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LOUISVILLE, Ky. (AP) — With two wins built on last-moment heroics and a 98-year-old nun turned international celebrity, Loyola-Chicago is the Cinderella of the Sweet 16, back making a run for a championship 55 years after winning the NCAA Tournament.

Its 1963 title run was also marked by captivating moments from a team that won while breaking through racial barriers by starting four African-American players. Mississippi State had to defy a court injunction to play the Ramblers in the regional semifinal, sneaking out of the state to play.

And the title game itself captured the madness of March — Loyola winning on a tip-in in overtime.

Here is the story from The Associated Press on the title game played March 23, 1963, as it appeared in the Aberdeen (South Dakota) Daily News.


Incredible Loyola of Chicago won the National Collegiate Basketball Championship Saturday night, dethroning two-time champion Cincinnati 60-58 on a tip-in by Vic Rouse with one second to go in an overtime.

In becoming the first at-large team to win an NCAA title in 13 years, George Ireland’s remarkable Ramblers overcame a 15-point second half deficit, caught the top-rated Bearcats at the wire on a jump shot by All-America Jerry Harkness, then scaled the heights of college basketball when the 6-foot-6 Rouse came up with a perfect follow to a 10-foot jump shot by Les Hunter.

Loyola, third-ranked nationally and playing in the NCAA for the first time, got the impetus it needed when Cincinnati decided to sit on a 15-point lead with 11 minutes, 45 seconds remaining.

The Bearcats of Ed Jucker, seeking an unprecedented third straight championship, slowed things down so much that they scored only two field goals in the last 14 minutes of regulation play. With Harkness steadily peppering away after a miserable first half, Loyola gradually cut into what looked like a safe lead.

Cincinnati, losing only its seventh game in 89 games played under Jucker in three years, still had a three-point lead at 53-50 with 45 seconds left in regulation time, and was two points ahead when little Larry Shingleton sank the first free throw on a one-and-one bonus situation with 12 seconds to go.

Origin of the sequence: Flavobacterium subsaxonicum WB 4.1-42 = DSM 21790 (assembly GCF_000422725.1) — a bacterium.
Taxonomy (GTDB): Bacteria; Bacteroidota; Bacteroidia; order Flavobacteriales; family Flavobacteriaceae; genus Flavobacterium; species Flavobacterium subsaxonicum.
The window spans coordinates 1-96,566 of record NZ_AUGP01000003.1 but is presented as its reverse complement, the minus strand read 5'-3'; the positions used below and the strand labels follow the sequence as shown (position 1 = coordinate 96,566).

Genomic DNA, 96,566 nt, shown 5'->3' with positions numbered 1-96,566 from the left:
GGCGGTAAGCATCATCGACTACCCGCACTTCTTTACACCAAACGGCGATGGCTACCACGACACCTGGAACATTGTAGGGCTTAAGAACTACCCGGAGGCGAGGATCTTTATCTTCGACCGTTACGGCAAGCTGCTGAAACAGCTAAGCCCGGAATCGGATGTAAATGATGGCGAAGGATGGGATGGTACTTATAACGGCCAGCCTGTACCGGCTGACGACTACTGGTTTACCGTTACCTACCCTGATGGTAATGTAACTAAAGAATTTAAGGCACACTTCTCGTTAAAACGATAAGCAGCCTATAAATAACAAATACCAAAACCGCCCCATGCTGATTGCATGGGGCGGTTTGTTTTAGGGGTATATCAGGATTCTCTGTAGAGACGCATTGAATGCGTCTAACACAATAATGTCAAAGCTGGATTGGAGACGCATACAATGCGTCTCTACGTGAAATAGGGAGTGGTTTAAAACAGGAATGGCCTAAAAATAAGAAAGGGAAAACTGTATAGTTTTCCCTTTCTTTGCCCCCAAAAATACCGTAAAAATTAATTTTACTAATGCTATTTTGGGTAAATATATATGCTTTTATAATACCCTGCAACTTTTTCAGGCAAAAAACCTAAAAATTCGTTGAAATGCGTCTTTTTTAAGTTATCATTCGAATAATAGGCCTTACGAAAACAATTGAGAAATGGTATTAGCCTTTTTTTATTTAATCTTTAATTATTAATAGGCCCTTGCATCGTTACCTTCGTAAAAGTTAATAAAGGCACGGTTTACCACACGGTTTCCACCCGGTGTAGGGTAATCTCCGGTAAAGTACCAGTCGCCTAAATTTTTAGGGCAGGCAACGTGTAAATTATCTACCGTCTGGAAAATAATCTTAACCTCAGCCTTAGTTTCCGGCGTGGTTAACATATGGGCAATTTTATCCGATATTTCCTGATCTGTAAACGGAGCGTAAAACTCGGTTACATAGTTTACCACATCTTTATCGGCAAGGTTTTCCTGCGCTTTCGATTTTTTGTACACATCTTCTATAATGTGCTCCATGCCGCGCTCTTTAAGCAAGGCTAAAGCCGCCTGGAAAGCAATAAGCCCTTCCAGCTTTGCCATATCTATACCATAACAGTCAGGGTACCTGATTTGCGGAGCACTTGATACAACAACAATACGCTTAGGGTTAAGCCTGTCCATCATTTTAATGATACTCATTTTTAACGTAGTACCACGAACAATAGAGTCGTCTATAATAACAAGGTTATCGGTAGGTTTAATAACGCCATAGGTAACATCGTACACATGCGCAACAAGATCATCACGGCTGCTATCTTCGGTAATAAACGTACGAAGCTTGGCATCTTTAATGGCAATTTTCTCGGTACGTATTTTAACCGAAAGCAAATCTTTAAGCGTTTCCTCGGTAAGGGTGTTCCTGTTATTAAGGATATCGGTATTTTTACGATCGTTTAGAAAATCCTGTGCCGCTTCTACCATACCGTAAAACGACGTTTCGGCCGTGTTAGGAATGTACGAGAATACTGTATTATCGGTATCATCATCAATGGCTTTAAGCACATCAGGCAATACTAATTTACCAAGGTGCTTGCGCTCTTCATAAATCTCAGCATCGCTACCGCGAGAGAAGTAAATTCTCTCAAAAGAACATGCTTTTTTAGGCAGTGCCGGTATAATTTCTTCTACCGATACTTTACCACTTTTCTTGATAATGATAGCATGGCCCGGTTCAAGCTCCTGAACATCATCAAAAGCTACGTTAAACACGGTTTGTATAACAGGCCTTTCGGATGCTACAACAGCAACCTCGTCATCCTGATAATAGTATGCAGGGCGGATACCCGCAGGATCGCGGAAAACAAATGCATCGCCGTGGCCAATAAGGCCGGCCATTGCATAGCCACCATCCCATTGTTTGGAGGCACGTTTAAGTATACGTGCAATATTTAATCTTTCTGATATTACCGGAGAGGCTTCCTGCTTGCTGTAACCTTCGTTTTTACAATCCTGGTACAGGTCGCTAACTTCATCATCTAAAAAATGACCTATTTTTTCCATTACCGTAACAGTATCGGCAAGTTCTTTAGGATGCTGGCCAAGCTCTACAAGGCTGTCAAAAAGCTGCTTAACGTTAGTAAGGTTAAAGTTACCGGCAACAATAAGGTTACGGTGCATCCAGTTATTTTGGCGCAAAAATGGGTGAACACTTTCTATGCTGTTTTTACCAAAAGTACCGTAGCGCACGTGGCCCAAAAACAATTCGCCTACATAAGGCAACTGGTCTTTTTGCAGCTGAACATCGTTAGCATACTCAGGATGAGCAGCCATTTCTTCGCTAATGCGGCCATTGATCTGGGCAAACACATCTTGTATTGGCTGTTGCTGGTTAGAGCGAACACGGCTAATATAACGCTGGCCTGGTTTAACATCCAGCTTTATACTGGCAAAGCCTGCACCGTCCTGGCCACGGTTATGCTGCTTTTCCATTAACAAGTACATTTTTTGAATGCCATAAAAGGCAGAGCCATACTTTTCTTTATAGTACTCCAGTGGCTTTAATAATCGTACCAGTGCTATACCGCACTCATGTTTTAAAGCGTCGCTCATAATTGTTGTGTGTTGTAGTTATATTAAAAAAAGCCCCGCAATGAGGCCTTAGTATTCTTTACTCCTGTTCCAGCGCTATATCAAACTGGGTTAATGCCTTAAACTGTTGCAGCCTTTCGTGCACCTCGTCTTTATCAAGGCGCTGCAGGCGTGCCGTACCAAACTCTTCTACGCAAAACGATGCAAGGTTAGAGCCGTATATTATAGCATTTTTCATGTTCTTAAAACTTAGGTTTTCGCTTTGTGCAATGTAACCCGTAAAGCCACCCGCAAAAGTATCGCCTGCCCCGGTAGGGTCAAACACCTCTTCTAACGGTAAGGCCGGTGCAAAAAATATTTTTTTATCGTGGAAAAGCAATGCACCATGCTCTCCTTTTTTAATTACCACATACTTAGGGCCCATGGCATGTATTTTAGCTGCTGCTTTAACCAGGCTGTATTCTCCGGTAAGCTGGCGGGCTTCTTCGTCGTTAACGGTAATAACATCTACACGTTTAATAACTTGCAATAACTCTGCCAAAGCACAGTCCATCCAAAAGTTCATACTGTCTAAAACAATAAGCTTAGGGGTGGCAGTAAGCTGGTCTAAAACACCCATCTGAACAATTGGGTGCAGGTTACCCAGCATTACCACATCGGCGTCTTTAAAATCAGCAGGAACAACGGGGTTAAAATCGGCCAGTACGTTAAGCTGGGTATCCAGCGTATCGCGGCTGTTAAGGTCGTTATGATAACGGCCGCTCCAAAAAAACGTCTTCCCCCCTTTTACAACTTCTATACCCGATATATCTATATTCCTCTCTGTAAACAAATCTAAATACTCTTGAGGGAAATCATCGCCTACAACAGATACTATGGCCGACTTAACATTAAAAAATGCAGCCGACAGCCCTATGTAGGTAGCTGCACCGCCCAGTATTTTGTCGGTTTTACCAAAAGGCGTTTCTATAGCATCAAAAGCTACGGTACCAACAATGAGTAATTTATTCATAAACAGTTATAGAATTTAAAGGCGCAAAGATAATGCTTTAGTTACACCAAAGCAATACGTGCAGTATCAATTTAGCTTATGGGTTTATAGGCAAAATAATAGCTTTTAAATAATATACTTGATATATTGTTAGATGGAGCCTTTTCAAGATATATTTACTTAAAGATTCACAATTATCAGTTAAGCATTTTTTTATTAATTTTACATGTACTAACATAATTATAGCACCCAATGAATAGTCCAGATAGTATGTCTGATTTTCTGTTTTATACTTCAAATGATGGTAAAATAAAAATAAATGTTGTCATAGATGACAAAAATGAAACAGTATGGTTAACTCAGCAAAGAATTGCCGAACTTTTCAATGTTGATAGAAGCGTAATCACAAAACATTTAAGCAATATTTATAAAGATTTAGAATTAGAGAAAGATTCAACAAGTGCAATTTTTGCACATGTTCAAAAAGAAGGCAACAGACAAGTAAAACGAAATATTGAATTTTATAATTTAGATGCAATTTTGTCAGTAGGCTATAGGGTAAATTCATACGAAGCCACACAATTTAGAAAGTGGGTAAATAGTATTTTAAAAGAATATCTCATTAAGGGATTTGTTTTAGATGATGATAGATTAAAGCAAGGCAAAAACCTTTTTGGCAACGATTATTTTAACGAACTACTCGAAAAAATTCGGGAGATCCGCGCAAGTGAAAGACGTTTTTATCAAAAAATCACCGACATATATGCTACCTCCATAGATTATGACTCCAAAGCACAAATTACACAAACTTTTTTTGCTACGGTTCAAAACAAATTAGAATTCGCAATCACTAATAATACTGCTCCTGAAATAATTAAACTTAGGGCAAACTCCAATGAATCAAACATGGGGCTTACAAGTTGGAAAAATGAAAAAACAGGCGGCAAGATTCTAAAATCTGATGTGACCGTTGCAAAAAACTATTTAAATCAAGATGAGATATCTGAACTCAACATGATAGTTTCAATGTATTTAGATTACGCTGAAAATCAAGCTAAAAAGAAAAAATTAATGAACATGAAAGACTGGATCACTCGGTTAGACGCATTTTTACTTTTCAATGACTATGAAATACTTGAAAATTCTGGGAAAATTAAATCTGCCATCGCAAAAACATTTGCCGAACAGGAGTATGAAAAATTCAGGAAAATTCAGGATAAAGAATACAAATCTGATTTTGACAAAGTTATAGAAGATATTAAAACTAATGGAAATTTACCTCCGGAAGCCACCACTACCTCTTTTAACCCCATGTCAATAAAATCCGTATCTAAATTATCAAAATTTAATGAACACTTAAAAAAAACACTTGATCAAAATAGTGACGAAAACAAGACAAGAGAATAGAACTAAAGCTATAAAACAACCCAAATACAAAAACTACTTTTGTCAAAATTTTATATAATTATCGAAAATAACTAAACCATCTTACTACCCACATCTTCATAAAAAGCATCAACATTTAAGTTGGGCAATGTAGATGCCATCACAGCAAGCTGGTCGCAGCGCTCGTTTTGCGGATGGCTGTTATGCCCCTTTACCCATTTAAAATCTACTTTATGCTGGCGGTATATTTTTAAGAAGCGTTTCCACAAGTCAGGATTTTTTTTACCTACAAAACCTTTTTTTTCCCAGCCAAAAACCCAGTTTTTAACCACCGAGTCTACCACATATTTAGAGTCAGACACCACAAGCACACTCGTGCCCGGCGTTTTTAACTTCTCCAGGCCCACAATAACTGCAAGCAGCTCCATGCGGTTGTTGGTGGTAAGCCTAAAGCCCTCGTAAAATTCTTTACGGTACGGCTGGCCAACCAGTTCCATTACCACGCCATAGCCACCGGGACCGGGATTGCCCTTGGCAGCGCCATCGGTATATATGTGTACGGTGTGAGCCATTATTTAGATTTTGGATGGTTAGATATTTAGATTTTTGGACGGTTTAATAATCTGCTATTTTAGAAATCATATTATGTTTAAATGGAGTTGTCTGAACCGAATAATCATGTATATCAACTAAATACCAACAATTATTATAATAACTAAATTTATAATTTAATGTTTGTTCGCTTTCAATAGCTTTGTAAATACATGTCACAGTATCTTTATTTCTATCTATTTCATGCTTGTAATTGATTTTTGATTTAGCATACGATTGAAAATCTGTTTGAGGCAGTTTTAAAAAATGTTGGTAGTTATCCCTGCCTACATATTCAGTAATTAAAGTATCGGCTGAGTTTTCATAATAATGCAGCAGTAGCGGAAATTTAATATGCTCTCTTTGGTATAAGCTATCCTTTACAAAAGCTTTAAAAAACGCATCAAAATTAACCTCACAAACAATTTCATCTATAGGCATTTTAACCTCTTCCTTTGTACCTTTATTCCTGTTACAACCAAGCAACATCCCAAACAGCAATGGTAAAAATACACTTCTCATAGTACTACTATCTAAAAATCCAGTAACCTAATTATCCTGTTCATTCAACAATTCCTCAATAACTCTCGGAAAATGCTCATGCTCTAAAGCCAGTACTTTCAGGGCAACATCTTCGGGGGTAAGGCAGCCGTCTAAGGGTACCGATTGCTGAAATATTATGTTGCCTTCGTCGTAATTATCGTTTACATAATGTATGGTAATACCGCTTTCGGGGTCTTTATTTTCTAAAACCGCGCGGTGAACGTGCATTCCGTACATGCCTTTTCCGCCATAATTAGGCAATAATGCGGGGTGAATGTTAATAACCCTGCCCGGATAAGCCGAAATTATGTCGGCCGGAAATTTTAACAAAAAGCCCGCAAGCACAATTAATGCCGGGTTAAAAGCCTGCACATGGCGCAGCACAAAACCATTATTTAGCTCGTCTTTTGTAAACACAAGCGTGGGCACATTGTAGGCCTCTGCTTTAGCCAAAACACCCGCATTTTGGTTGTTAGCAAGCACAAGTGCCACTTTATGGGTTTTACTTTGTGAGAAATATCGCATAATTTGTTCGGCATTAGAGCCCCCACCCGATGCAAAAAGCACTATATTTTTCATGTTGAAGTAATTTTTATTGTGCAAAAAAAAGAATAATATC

But Shingleton missed the second. The leaping Ramblers grabbed the rebound and Harkness flew down the court, let fly from the side about 10 feet from the basket and got Loyola even for the first time since the first 3 minutes of the game.

In the overtime, Harkness grabbed the ball on the tip-off and streaked in for an easy shot for a 56-54 Loyola lead. Cincinnati’s George Wilson tied it at 56-56 with a twisting, close-in shot. With 3 minutes left, Ron Miller’s 25-foot jump shot put Loyola two points ahead again.

Tom Thacker fed Shingleton a court-length pass against a Loyola pressing defense for a layup with 2:15 showing on the clock and it was 58-all.

Loyola, winding up with a 29-2 record, tried to control the ball for one final shot but Shingleton forced a jump ball against John Egan at 1:21 and it came down to which of the two 5-10 guys — the smallest men on a court of bounding, leaping kids — could control the tip.

It turned out to be Loyola, Miller grabbing the ball in a race with Tony Yates and the Ramblers stalled out until Hunter’s final shot and Rouse’s tremendous leap and tip-in.

Duke captured third place by whipping Oregon State 85-63 as Player of the Year Art Heyman closed out his Blue Devil career with 22 points and a brilliant floor game.

Heyman, a 6-foot-5, 205-pounder from Rockville Centre, N.Y., finished with a record Duke career total of 1,984 points.

Dick Groat, now shortstop for the St. Louis Cardinals, scored 1,886 points for Duke in a career that ended in 1952.

Heyman, who didn’t have one of his better shooting nights, showed his versatility with some remarkable passing that set up Hank Tison, Jeff Mullins and Jay Buckley for easy baskets.

The Duke great also came up with the play of the ragged game, scoring an easy layup in the second half after bouncing the ball through an Oregon State defender’s legs and grabbing it on the other side without once breaking stride.


AP Director of Corporate Archives Valerie Komor contributed to this AP Was There.


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